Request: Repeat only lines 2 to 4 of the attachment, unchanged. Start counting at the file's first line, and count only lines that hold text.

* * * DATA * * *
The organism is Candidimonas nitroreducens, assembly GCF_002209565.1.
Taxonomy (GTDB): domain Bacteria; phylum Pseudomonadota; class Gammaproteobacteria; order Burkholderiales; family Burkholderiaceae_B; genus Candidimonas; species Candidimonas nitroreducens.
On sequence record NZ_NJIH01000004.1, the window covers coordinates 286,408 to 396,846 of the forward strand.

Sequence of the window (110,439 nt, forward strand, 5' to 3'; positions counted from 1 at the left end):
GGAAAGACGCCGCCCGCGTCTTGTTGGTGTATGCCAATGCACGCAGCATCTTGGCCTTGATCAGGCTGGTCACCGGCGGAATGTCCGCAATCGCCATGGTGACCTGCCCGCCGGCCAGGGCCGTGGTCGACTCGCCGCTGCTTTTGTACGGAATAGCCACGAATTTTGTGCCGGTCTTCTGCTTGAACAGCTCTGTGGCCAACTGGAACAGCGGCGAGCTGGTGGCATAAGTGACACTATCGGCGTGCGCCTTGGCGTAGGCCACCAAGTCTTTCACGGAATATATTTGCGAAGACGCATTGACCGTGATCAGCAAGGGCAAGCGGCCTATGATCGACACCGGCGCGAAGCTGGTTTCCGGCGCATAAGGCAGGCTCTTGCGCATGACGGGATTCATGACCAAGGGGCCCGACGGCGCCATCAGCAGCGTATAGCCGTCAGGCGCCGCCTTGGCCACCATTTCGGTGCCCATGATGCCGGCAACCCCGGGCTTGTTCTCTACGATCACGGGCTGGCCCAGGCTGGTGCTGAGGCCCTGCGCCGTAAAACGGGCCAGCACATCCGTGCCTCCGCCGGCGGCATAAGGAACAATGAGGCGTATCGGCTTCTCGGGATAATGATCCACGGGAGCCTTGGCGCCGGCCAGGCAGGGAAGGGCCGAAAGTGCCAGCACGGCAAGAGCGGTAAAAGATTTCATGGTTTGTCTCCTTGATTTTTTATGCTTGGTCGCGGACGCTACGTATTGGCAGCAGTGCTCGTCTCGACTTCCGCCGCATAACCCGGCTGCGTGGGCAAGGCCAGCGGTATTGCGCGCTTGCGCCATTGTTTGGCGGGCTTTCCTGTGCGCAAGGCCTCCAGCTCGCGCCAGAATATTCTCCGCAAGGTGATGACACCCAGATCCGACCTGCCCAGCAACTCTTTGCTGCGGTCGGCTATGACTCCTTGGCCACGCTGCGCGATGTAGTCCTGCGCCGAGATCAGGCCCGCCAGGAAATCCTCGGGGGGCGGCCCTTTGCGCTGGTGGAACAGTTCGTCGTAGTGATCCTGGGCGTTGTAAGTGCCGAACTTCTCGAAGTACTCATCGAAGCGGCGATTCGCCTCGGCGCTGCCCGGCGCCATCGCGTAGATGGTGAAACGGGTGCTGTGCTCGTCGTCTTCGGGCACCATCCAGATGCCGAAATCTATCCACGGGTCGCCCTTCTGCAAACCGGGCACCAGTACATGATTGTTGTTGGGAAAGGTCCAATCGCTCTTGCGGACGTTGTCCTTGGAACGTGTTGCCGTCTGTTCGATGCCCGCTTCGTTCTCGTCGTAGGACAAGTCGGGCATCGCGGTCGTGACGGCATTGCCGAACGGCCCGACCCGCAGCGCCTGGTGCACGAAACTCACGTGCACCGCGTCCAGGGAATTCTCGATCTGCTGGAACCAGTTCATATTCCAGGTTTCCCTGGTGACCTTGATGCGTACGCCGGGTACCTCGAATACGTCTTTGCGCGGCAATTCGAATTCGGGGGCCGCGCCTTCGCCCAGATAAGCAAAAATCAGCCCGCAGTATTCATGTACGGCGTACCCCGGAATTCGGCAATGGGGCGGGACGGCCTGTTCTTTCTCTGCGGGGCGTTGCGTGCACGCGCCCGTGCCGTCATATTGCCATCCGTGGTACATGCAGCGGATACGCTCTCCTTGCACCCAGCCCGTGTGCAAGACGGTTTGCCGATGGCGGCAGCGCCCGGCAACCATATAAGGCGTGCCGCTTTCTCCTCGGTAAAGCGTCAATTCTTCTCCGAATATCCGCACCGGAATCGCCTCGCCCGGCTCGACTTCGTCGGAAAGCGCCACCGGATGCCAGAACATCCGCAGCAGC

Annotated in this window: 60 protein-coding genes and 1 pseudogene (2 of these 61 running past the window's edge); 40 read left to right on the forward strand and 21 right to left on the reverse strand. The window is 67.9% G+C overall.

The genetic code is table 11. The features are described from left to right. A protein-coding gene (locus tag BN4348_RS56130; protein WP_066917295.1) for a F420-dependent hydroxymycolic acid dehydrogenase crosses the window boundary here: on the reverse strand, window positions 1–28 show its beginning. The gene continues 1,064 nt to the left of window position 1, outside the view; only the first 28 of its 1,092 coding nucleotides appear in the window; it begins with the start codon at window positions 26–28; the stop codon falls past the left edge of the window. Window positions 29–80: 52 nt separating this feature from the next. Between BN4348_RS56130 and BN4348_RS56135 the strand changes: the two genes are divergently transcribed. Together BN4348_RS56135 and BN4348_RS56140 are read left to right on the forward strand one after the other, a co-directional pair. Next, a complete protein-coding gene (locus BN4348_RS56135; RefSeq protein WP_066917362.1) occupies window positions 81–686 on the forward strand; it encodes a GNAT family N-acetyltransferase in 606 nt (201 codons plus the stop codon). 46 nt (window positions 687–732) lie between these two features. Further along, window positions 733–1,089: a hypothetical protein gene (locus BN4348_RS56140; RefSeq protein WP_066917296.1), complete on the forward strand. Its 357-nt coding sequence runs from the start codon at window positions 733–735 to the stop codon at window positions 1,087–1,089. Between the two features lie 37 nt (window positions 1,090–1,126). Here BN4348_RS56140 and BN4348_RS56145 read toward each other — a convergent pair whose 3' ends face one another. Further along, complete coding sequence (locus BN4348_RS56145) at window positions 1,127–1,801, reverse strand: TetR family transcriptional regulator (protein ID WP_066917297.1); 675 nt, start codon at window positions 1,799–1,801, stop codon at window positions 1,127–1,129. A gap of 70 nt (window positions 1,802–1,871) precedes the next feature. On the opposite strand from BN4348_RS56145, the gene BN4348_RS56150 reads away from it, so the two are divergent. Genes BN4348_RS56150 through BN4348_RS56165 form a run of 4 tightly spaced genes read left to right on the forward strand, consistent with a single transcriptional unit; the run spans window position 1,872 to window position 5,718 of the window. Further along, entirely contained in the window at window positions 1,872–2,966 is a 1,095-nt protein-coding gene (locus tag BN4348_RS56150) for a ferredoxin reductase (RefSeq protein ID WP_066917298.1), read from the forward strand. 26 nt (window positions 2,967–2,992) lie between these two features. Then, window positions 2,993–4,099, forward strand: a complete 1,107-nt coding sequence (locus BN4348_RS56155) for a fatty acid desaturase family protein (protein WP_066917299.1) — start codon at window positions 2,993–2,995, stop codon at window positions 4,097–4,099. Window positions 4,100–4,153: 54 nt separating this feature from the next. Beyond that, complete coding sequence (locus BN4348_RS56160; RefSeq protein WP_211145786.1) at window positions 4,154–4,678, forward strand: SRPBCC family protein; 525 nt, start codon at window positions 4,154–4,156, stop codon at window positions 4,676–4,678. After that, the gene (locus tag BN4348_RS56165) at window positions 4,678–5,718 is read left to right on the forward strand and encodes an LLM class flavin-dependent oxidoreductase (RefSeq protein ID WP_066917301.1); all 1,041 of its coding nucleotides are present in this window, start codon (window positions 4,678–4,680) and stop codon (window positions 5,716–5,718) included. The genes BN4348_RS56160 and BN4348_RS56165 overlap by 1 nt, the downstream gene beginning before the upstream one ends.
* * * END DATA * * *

Taxonomy (GTDB): domain Bacteria; phylum Pseudomonadota; class Gammaproteobacteria; order Burkholderiales; family Burkholderiaceae_B; genus Candidimonas; species Candidimonas nitroreducens.
On sequence record NZ_NJIH01000004.1, the window covers coordinates 286,408 to 396,846 of the forward strand.

Sequence of the window (110,439 nt, forward strand, 5' to 3'; positions counted from 1 at the left end):